One day while sitting out on the terrace of the Snow Land in Pokhara sipping a glass of iced St. Miguel [!] beer and running my eyes over the menu looking for something appetising, I happened to see a first course called 'Spaghetti Milanese'. What might this be? I ask the waiter. He explains that they are Chinese noodles with yak cheese, fresh tomato and beef, served directly in the pan. I decide to try.
The waiter goes down to the kitchen to put in my order, then he comes back and we start talking. He's a Gurung, a numerous ethnic group here in Pokhara. He's been working here for two years and earns 300 rupees a month for 14 hours work a day, seven days a week. One of his fellow waiters who has been working here for seven years earns 650 rupees.
The owner of the restaurant is a Tibetan and, for my spaghetti and beer, has taken 150 rupees, half Ram's monthly wage. How can this waiter be so kind and sweet to me when he's just seen a sum which he would have to work 70 hours to earn, paid for a single meal right under his nose? It's also true that to pay him more there would have to be fewer staff. In fact in this low tourist season there are more waiters than clients in this and other restaurants. Employing fewer people, would mean leaving even more people without work. Unfortunately only those braggarts who begin their talks with “. . . Eh, if I were in charge of the country!”, are able to solve the problems of the world at one fell swoop.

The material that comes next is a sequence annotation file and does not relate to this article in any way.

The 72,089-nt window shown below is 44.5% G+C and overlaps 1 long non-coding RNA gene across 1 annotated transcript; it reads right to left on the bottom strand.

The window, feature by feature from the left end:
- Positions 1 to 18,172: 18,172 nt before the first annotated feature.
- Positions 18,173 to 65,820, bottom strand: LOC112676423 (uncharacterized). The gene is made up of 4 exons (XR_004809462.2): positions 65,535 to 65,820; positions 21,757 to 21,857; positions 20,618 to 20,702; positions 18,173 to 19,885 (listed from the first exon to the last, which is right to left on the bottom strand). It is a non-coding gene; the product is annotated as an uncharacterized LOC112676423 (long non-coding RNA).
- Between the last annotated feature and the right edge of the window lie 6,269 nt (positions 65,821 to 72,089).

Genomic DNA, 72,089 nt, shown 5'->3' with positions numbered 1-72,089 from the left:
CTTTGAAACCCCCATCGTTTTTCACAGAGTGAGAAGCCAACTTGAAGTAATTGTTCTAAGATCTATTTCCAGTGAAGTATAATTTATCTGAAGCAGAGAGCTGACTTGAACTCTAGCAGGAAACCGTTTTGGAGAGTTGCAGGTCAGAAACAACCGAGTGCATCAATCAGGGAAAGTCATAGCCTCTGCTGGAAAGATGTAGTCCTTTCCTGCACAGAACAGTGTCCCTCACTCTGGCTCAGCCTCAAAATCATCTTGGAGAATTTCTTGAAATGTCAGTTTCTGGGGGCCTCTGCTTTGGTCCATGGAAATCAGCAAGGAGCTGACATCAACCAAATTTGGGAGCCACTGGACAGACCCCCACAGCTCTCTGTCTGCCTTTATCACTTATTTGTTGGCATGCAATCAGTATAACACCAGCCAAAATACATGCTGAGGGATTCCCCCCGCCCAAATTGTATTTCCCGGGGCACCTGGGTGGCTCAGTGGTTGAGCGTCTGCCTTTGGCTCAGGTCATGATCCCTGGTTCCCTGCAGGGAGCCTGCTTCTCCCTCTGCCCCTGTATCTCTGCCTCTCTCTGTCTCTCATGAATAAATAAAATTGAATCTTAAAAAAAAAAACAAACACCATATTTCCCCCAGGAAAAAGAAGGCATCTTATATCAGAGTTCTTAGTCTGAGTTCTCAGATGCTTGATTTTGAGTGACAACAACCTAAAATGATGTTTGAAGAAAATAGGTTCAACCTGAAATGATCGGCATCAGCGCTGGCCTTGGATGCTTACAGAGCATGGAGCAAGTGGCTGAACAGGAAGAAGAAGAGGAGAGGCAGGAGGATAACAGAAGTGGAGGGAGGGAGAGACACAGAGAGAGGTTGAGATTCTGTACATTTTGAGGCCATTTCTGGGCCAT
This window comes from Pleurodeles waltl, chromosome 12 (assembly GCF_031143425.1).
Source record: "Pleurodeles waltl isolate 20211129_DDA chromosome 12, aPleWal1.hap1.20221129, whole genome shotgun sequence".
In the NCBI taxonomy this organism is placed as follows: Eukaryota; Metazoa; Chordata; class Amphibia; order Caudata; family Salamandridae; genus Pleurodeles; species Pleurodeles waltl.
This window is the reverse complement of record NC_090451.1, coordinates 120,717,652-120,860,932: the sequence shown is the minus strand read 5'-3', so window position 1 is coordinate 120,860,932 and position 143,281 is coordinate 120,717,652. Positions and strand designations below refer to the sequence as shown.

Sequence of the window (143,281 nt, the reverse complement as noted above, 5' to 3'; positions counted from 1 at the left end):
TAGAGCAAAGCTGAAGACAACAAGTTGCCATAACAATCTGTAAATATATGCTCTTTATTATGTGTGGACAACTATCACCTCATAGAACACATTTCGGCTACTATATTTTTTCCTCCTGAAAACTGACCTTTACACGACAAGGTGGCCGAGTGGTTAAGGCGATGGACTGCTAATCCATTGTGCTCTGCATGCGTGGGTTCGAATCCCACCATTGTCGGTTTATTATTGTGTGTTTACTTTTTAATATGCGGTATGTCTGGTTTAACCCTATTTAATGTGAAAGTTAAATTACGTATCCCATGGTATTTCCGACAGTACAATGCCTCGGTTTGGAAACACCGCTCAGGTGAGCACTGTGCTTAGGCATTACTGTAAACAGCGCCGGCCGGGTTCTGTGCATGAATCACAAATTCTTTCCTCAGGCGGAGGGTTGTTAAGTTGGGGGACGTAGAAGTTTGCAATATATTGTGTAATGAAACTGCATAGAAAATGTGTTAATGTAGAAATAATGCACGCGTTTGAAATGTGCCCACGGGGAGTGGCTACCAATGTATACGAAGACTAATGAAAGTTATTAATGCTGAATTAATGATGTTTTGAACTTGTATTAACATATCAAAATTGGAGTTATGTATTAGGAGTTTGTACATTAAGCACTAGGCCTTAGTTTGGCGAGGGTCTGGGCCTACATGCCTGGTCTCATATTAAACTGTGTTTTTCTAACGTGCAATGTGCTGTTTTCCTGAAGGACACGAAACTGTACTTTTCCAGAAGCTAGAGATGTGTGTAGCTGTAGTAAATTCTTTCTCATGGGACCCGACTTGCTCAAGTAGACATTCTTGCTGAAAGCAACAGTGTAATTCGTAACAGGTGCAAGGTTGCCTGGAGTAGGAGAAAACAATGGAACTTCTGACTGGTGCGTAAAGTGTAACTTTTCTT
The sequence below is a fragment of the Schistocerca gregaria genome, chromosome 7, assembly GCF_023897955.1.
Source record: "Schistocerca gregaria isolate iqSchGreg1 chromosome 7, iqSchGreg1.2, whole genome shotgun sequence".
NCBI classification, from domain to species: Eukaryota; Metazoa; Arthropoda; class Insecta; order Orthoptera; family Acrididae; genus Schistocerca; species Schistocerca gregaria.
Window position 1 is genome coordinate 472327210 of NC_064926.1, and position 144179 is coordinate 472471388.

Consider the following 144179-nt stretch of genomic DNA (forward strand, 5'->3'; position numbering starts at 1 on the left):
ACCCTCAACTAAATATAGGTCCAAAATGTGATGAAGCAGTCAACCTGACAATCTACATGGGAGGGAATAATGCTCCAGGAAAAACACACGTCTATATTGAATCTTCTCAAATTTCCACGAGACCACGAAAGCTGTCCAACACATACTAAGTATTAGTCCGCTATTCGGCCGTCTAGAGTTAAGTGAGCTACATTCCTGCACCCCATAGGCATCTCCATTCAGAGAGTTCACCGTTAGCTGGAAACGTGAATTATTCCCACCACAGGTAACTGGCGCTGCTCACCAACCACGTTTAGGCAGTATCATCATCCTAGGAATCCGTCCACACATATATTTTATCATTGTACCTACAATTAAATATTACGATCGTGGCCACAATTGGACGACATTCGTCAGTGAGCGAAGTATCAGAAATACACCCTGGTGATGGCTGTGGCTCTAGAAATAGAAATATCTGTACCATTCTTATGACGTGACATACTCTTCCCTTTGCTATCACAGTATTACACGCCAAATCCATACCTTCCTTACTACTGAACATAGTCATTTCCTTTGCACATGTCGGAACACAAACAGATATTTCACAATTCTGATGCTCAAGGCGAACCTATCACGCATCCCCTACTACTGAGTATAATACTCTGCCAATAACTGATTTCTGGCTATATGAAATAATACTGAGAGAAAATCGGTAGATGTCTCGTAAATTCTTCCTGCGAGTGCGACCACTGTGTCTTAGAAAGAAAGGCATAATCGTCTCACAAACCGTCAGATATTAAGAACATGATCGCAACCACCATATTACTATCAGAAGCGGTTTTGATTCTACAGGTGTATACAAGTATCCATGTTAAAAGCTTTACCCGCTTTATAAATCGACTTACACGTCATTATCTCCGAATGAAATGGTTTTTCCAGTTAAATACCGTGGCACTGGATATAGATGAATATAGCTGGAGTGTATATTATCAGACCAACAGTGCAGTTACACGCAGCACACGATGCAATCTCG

This does not mean that the robbery and dishonesty that have left the country in bad shape, the royal family leaders in this field, are to be ignored or,worse still, justified.
And it will certainly not be the American volunteers with their 75,000 dollar annual salary and the park with all the sports equipment at their disposal right opposite the Royal Palace, who will help the country to improve its economy.
August 25th Return to Katmandu
Celebration of the Cow Festival
The Cow Festival, called 'Gai Jatra' in Nepalese, is dedicated to all those who died the previous year. The Hindu believe that a cow will guide them to Yama, the god of the hereafter, and they consider it especially lucky to die holding the tail of a cow.
On the day of the festival the cows wander freely around the city adorned with garlands of flowers, and when there are not enough cows, children are disguised as them.
The festival also commemorates an event which occurred during the reign of Pratap Malla. The queen was sad, having lost her son, and the king offered rewards to anyone who could make her smile.
The next day, a crowd of people went to the Royal Palace disguised in the most outlandish ways: the queen smiled and, ever since, on that day, all the people dress up in the strangest ways.
Characters met on my travels [sketch]